COVID protocol agreed on for Tulare County jails

ACLU of Northern California announces settlement agreement to better protect inmates in Tulare County jails

TULARE COUNTY – COVID-19 protection policy in Tulare County jails has been under constant scrutiny since the pandemic began last year. But policies are beginning to fall into place now that a court ordered agreement is in place.

Last month the American Civil Liberties Union (ACLU) announced that Sheriff Mike Boudreaux and his department, which includes the county’s jail system, submitted to a preliminary settlement agreement to enact approved COVID-19 protective guidelines.

ACLU of North California stated that Tulare County jails will provide: The jails will provide CDC- and county health agency-compliant masking, testing, vaccination, and contact tracing policies; education and outreach to incarcerated individuals and staff about the efficacy of vaccines; weekly reporting of relevant data about COVID, including information about vaccinations and outbreaks to the public; an independent expert to visit the jails several times to ensure compliance with the settlement agreement.

The ACLU noted as well that the agreement can be extended if overall conditions are still unsafe when the agreement is set to expire at the end of March 2022. The agreement had already been approved by the Tulare County Board of Supervisors.

The settlement agreement from August stems from a case the ACLU had filed last November. Documents filed in December 2020 by the ACLU showed that 38 of the 70 inmates tested in a low-level offender wing of Bob Wiley detention facility were positive. There were also assertions that symptomatic inmates along with incoming inmates did not follow the proper protocol to prevent the spread of the disease.

In addition, investigators with the ACLU asserted that the Sheriff’s department violated COVID-19 positive inmates’ right to recreation by quarantining them 24 hours per day.

This is not the first time the Sheriff’s department has had a run in with the court over COVID-19 policy. While the Sheriff stated he enforced face masks, social distancing and quarantine protocols since March 2020, a federal judge ordered him last September to write it down after he could not produce a documented plan in court.

“[Sheriff Boudreaux] has also not presented any evidence to the court of an adoption of any sort of comprehensive social distancing policy,” U.S. District Court Judge Dale A. Drozd wrote in his Sept. 3 ruling. “Instead, defendant asserts that a handful of distinct efforts have been implemented (though it is unclear when those efforts were undertaken, or if they are memorialized anywhere in writing).”

The ruling was in regards to a class action lawsuit filed on July 29, 2020 by the ACLU Foundation of Northern California and the law firm Munger, Tolles & Olson LLP on behalf of four inmates who argued Sheriff Boudreaux had a “callous indifference to [inmates’] health and safety.” Charles Criswell, Levi Johnson, Samuel Camposeco, Adam Ibarra stated in the complaint they were filing the lawsuit to compel the Sheriff to take immediate precautions to prevent a severe spread of COVID-19 that would expose approximately 1,900 incarcerated people to serious illness or death. They claim Boudreaux “flatly refused” a Tulare County judge’s order to begin testing all inmates, refused to force inmates to wear masks and refused their requests to social distancing despite available bed space. The ACLU said when one of the plaintiffs made his own mask, jail officials confiscated it and inmates who developed flu-like symptoms and requested COVID-19 tests were told Tulare County jails don’t conduct them. Based on the positivity rate of the small number of inmates and staff testing in June, the ACLU says there were likely more than 150 positive cases that went undetected.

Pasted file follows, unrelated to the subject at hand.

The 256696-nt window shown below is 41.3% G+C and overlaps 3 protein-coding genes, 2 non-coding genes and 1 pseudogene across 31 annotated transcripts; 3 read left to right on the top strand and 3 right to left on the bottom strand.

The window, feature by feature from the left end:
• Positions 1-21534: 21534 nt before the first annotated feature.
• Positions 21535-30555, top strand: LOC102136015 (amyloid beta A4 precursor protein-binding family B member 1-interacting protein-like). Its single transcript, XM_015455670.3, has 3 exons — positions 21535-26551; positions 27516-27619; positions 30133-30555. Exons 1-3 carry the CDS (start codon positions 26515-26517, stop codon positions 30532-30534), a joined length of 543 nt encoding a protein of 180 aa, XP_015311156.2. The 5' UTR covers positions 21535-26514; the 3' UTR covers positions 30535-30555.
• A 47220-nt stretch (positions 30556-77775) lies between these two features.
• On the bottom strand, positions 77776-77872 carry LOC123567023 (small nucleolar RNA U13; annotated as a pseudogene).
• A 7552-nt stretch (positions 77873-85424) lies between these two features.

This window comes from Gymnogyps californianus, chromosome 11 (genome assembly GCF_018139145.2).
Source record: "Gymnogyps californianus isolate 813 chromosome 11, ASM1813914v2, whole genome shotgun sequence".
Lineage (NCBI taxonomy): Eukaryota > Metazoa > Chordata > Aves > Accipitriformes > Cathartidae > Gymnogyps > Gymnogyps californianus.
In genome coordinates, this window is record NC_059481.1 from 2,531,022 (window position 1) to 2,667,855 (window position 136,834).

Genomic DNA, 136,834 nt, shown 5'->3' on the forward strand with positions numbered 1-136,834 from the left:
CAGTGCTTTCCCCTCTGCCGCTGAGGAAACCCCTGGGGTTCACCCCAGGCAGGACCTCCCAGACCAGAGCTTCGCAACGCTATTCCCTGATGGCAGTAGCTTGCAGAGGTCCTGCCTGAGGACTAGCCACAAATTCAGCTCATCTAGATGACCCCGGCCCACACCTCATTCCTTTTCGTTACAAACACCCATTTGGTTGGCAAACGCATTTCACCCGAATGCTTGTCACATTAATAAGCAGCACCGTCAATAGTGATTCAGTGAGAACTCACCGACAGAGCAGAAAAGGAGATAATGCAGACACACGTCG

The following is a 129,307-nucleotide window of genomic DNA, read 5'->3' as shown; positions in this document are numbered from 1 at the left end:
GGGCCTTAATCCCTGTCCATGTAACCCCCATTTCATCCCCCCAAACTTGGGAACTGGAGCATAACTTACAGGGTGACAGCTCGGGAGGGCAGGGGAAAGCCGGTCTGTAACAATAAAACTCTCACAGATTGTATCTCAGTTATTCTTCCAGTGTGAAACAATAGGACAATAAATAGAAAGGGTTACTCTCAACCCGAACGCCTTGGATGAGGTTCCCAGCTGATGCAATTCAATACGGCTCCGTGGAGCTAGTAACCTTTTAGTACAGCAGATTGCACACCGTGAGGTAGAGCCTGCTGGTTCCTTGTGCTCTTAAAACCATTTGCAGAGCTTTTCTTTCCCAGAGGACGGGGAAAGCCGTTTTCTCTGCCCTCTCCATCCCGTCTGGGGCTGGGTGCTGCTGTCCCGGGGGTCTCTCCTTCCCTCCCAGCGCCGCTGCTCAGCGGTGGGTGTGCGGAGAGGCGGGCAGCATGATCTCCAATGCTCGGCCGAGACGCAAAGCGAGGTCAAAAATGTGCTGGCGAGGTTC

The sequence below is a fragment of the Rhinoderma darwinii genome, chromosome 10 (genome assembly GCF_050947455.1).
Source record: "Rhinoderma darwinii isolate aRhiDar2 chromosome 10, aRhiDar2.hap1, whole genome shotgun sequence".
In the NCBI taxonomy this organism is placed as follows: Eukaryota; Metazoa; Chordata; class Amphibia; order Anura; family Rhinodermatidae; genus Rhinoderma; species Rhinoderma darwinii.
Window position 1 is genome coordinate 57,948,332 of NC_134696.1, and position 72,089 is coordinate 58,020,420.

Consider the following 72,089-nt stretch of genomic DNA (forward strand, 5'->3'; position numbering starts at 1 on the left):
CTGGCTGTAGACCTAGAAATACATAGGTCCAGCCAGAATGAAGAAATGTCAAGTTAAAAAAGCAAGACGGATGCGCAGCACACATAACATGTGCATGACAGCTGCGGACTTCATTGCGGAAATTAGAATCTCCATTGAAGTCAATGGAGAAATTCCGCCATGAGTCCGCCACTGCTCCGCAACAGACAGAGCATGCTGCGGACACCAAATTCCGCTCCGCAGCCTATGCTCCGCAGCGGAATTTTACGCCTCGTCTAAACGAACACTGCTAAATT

“The Tulare County sheriff has not only failed to establish and enforce proper policies and protocols to prevent the virus’ spread, he has actively taken steps to prevent incarcerated people from taking simple precautions like donning cloth face coverings,” Kathleen Guneratne, a senior staff attorney with the ACLU Foundation of Northern California said.

The ACLU also claims the Sheriff “stymied” their efforts to meet confidentially with the plaintiffs about their complaints, a violation of their First, Sixth and Fourteenth Amendment rights. The ACLU said its investigators witnessed this first-hand.

On May 18, 2020 and May 28, 2020 Ibarra spoke with an ACLU investigator about his concerns. Not long after the second interview, one of the TCSO sergeants took Ibarra out of his housing unit to ask him about conversations with the ACLU. Ibarra refused to speak with the investigator and was returned to his cell.

After writing a letter about his complaints in early June 2020, Camposeco did not schedule another in-person legal visit with ACLU. Camposeco can only write letters or call the ACLU attorneys on a non-confidential line during the brief time he spends outside his cell each day, making it difficult for him to discuss the lack of COVID-19 protocols with his legal representative.

“In response to the decision made by the Eastern District Court, Sheriff Boudreaux respects the court’s process in ensuring fair treatment of all parties involved,” the Sheriff’s Department said in a released statement. “That being said, the information the judge was relying on when making his decision was based on outdated procedures of the Tulare County Sheriff’s Office.”

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